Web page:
10 Essential Safety Tips when Working at Height

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Within the construction industry, falls are the main cause of death and are also too common in other industries. In many cases, they result from complacency or lack of knowledge and so are preventable. There are several steps you can take to prevent or minimise accidents when working at height.

1. Determine Fall Protection needed

The extent of fall protection generally depends on how often working at height occurs, how long it takes and how near it is to any potential hazard. Work that is infrequent (once a month or less), short-term (two hours or less) and is more than fifteen feet from a hazard will require no fall protection. Any that is more frequent, longer-term and closer will need some protection.

2. Choosing the Correct Equipment

Different protective equipment may be needed depending on the situation. When working against a structure on flat ground, scaffolding may be the most appropriate while some type of lift may be better at other times or a ladder may be sufficient. It’s important that you can assess the situation and decide on the best equipment.

3. Selecting the Best PPE

If you’re using a Personal Fall Arrest System, ensure it’s appropriate for the job and is of the best quality. Properly certified equipment can be relied on but more expensive versions often have extra features you may need, such as extra D-rings, improved comfort, heat protection or a better fit.

4. Use Railings

When working at height, fitted railings give an extra layer of protection. Different types are available for various roof styles and they keep workers safe with no additional precautions or specific training.

5. Inspect PPE

No matter how high the quality of personal equipment you buy, whether lanyards, harnesses or anything else, it’s of little use if it’s faulty. All equipment should be inspected at least annually and replaced if worn or defective. It’s also essential that users check their own equipment every time they use it and so need to be aware of what they’re looking for.

6. Be Aware of Fall Distances

A lanyard or any other type of fall protection equipment is no good if it fails to stop your fall before impact and so you need to be sure it’s the correct size. The fall distance will be the length of the lanyard when deployed plus your body length below the D-ring, 3.5 feet to allow for the deployment of the deceleration device and an allowance for any sag. That typically means a height of 18.5 feet to use a six-foot lanyard effectively.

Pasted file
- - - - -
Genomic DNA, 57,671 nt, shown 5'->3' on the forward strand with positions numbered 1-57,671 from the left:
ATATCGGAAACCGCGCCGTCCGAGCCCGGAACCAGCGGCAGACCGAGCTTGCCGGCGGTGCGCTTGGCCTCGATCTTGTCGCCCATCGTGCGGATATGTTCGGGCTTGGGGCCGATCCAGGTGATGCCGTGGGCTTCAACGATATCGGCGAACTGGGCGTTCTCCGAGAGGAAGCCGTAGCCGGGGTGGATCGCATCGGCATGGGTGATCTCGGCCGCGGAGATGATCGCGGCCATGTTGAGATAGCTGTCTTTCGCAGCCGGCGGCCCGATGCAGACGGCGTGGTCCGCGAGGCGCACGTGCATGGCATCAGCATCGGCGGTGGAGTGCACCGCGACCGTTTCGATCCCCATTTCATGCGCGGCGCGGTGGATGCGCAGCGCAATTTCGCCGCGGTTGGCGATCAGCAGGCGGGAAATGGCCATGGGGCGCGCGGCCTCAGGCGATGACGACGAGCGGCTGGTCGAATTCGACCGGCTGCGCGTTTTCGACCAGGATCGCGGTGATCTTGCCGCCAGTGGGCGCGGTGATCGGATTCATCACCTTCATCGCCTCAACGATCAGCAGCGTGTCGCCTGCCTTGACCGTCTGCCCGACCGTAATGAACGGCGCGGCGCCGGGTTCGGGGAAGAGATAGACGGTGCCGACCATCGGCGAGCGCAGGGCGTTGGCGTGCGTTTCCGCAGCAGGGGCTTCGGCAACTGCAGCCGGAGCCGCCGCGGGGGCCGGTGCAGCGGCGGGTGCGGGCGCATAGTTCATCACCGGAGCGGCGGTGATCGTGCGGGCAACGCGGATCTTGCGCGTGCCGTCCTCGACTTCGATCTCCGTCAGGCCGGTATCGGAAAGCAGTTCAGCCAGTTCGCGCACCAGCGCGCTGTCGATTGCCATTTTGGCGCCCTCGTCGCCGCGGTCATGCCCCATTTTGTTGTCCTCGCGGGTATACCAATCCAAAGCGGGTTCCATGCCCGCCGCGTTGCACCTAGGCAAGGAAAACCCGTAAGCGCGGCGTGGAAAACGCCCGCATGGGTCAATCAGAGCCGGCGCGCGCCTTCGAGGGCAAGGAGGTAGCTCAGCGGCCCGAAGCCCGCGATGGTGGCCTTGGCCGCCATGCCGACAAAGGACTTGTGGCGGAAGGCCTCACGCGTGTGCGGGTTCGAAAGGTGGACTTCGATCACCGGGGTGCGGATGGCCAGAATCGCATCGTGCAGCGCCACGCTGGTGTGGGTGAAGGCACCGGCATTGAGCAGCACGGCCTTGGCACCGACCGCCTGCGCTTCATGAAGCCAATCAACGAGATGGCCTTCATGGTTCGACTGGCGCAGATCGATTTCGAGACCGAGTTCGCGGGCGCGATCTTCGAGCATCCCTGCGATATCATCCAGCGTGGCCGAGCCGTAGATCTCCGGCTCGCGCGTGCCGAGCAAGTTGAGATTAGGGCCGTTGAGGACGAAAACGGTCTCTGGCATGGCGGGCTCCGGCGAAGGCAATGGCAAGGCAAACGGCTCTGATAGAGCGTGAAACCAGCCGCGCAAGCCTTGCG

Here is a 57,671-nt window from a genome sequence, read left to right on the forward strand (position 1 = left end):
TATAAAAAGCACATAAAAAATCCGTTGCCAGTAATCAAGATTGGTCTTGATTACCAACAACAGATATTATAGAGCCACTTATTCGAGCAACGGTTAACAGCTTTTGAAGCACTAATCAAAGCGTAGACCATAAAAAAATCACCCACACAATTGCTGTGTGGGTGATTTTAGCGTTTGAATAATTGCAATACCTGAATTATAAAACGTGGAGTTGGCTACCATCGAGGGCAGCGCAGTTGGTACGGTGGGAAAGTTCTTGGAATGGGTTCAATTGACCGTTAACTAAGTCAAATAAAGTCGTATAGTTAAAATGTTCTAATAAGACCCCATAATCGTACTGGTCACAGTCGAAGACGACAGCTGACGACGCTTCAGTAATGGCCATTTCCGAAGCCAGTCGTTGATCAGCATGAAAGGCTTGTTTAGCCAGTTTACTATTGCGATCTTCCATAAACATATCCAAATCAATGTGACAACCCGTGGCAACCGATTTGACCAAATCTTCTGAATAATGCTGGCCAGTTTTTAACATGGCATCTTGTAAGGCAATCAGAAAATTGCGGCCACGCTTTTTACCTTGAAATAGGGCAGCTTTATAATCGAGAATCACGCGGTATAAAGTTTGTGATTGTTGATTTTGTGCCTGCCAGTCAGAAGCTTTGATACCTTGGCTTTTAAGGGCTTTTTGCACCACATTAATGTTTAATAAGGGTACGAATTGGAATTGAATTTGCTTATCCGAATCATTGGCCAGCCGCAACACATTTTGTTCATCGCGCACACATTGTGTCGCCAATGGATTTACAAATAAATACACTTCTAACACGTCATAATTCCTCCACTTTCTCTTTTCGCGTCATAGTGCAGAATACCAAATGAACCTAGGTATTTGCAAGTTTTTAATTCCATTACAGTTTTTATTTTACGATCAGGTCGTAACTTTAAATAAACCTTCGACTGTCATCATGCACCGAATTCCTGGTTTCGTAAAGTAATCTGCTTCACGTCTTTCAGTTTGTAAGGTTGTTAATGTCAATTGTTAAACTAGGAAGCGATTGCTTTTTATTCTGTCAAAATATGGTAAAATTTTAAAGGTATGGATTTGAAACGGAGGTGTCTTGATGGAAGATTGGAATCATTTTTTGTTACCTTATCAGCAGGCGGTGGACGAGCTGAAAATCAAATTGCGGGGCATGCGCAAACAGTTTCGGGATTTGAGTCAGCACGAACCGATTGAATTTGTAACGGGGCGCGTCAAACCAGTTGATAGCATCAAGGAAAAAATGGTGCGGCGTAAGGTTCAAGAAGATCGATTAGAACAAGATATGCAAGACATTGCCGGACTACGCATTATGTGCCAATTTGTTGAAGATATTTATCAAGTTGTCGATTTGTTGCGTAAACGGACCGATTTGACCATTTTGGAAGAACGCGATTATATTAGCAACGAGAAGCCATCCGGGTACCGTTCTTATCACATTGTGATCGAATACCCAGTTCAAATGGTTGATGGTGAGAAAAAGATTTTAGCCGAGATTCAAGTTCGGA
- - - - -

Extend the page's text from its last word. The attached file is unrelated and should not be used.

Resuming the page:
7. Choose a Strong Anchor Point

Having the correct equipment isn’t much good if the point it’s anchored to fails. Always clamp to a strong anchor point, such as structural steel, that you know will hold your weight.

8. Use Ladders Correctly

Employees often don’t take too much care when using ladders and this leads to many accidents. Three main principles should be followed for safe use:

  • the ladder should extend three feet above the climbing level
  • for every four feet of height, the ladder base needs to be one foot from the structure
  • always have three points of contact with the ladder, which means nothing should be carried in the hands when climbing.

9. Use Lifts Properly

Fall protection is needed in lifts, which generally means occupants being secured to a proper anchor point. Small mistakes can be fatal so care is essential.

10 Train Adequately

Working at height is dangerous and proper training is vital to ensure safety. We can provide all the working at heights training or any other height safety training needed to ensure workers are confident at height and take all the necessary precautions to ensure their own safety and the safety of others.

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